14. Jennifer Miller says

    And then… there are those of us with four year degrees who quit six figure jobs with Apple (and who’s bosses ask how much $$ it will take to convince us to stay) to take an open-ended world tour with our kids (while we still have them.) And who, four years into the project, made more, on paper, accounting for expenses and overhead and blah-blah-blah) than we did the best year we had working with Apple. Note: We are NOT making it by blogging, we’re freelancing. You know, with real clients and everything.

    I agree wholeheartedly that it is silly for people not to count the cost. Irresponsible even. But the reality is that if the dream is big enough there IS a way to make it happen and I know (personally) more than dozens of families doing it. Do they all make big money? No. But some do. And it can be done. Maybe not by blogging… but by using those four year degrees with a modicum of creativity, certainly.

    As to what we “owe” our parents… what I hope my kids will feel they “owe” me as adults is nothing but grateful hearts for doing the best I could with what I had at the time. Given the choice of a solid career that made good money that they hated or boots and a backpack with just enough to “get by” made by out of the box, creative means… I’d push them hard toward the latter… all four of them… and yes, we are paying for their college educations. It’s a gift we want to give them, a debt free start in life.

    The bottom line, is not the only bottom line. :)

    My two cents…

      • Jennifer Miller says

        Freelancing is a moment by moment thing, there is no security (there is the illusion of security when you have a “job”) However, yes, that’s what I’m saying. This year my husband (the ex-apple dude) made more freelancing than he did his best year at apple. And half of the year he worked from the shores of Lago de Atitlan in Guatemala, then we did a few months of camping in New England, spent some time in Canada on both coasts and at the moment we’re renting a quaint cottage on Cape Cod staging for a move to Thailand in a couple of months. He does database development and design for big companies you’ve heard of, and he does iOS & android programming for lots of companies you haven’t. He works an average of thirty hours a week, from home (wherever that is) and we generally eat three meals a day together. It’s for real.

        • says

          Sounds good. So you were at Apple as well? Or, are we just talking about your husband at Apple who is now doing better freelancing than while at Apple?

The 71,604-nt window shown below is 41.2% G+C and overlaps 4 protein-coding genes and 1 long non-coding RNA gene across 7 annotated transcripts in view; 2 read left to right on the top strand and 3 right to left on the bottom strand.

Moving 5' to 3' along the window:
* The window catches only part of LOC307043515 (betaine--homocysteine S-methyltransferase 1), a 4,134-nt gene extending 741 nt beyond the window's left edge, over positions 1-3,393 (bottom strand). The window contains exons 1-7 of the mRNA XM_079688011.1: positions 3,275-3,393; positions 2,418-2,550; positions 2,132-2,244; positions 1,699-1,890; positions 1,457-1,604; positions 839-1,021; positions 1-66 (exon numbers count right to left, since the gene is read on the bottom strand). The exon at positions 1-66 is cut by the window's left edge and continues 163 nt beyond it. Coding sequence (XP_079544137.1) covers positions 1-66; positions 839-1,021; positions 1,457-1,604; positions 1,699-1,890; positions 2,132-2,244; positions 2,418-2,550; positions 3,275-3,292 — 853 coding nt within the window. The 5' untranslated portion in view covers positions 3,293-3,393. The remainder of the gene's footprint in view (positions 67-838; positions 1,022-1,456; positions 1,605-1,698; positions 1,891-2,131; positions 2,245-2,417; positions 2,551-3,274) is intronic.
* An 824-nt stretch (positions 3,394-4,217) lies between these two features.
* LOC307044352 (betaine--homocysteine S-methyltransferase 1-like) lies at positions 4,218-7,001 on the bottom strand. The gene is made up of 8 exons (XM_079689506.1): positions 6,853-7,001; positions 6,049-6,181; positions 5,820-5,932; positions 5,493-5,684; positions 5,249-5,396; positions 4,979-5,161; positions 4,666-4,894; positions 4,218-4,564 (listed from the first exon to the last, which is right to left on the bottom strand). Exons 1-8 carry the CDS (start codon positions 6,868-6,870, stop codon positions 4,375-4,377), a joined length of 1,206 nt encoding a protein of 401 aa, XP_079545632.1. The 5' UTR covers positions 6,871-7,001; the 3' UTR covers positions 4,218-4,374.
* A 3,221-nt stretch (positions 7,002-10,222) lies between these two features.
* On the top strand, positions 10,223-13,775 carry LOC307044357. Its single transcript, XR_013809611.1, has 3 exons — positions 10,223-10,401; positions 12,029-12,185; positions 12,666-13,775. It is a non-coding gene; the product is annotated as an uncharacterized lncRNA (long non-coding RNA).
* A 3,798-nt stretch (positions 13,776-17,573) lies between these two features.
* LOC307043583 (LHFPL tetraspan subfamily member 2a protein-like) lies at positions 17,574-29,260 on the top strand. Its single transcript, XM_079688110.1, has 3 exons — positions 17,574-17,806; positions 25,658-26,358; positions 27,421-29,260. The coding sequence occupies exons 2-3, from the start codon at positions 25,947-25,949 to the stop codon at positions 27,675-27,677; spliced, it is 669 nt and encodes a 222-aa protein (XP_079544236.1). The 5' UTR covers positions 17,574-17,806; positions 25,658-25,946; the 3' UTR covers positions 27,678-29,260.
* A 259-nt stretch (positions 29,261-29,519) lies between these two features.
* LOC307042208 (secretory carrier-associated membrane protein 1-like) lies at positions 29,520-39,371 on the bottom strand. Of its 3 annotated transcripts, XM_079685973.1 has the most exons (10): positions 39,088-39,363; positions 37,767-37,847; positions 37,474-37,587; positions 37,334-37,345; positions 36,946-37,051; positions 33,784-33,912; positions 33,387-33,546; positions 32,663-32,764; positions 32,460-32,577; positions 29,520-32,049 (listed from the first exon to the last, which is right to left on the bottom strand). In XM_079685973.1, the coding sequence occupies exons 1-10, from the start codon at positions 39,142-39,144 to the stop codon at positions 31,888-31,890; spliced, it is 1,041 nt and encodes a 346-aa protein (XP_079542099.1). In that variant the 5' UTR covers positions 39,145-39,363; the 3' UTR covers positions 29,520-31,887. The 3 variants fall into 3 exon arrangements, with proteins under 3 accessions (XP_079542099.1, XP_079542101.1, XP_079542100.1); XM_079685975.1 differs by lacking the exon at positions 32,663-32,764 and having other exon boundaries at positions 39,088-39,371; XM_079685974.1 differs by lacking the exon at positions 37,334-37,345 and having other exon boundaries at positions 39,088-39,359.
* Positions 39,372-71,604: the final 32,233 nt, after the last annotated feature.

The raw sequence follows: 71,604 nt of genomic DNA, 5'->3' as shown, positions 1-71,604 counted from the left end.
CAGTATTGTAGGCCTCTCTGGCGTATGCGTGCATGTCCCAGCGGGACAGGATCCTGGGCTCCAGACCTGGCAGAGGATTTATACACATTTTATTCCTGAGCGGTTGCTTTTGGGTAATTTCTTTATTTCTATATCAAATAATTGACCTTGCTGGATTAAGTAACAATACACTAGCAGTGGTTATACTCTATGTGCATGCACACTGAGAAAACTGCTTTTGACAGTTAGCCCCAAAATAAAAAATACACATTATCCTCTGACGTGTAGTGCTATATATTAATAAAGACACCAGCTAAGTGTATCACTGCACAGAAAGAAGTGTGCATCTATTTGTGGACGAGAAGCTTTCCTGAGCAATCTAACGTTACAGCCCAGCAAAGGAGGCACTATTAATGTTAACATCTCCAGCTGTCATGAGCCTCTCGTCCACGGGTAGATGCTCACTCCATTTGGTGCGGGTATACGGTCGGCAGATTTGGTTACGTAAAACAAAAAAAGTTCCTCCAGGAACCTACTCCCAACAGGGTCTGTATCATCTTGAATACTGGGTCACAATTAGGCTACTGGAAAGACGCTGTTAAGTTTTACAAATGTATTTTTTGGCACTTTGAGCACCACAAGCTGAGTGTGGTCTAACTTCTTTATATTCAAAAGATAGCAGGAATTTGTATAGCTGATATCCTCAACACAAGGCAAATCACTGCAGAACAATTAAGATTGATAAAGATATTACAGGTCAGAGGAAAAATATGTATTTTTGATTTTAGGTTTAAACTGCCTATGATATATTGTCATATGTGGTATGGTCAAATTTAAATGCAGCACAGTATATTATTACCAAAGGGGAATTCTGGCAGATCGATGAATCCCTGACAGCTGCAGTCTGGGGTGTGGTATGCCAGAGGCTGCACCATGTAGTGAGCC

If so, what is your line of business?

          Thx

          • Jennifer Miller says

            No, I was not at Apple. I was having babies and changing diapers for that decade. I’m a freelance writer in the home education and travel markets.

          • says

            So weird, the rest of the comments are in order…

            I think that we make out the decisions to be that much harder than they actually have to be. Was it really that bad to ask out the first girl? Was it really that bad to go on the first interview? The first day of college? Everything seems difficult and unattainable, and fine, sometimes it’s normal; not everyone’s gonna be a NFL superstar. But working for yourself? Why not? It’s all about your personality, and what you can take and not take, and I personally think it should be approached just like a job. Should you apply for a new job someday, would you be proud of this time of your life? I plan to be!

          • says

            Invest It Wisely, What I’ve discovered is that people who quit their jobs immediately find every reason to justify why, and people who can’t quit their jobs, or having a difficult time, do the opposite to justify why they can’t.

            Wherever we go, THERE WE ARE!

          • MPL says

            yeah, Bill Gates had to make it as far as Harvard before he could drop out of there, the connections made there would be enough to set him head and shoulders above the rest. On the flipside, someone like me, never even made it to uni, my only work experience is telephone answering, how am I supposed to start a business and get taken seriously, or even compete for a decent job? Bill Gates hasn’t worked up from a position like this, he was given a chance and he took it and ran with it, granted, but the chance he was given was a very good one. He isn’t exactly a “poor kid gone good” kind of story at all!

        • says

          @Jennifer Miller,

          Got it. Thanks for clearing things up on the hubby working at Apple. I thought you were talking about yourself. If your husband didn’t work, could you support your family with your freelance income? How does that income compare to your day job?

          I think you’ll enjoy this post. The Secret To Early Retirement

  15. says

    Excellent examples. Last year, I made the same amount of money in my business than I do at my day job. So, the natural reaction to this was “Why don’t you quit your day job?”. Why should I? I get insurance, 401K and other benefits from my day job. Plus, if I am making double the money I made last year, why should I cut it in half? If you crunch the numbers, you realize that just online business money is not enough for a family of 4.

  16. says

    Hey Sam,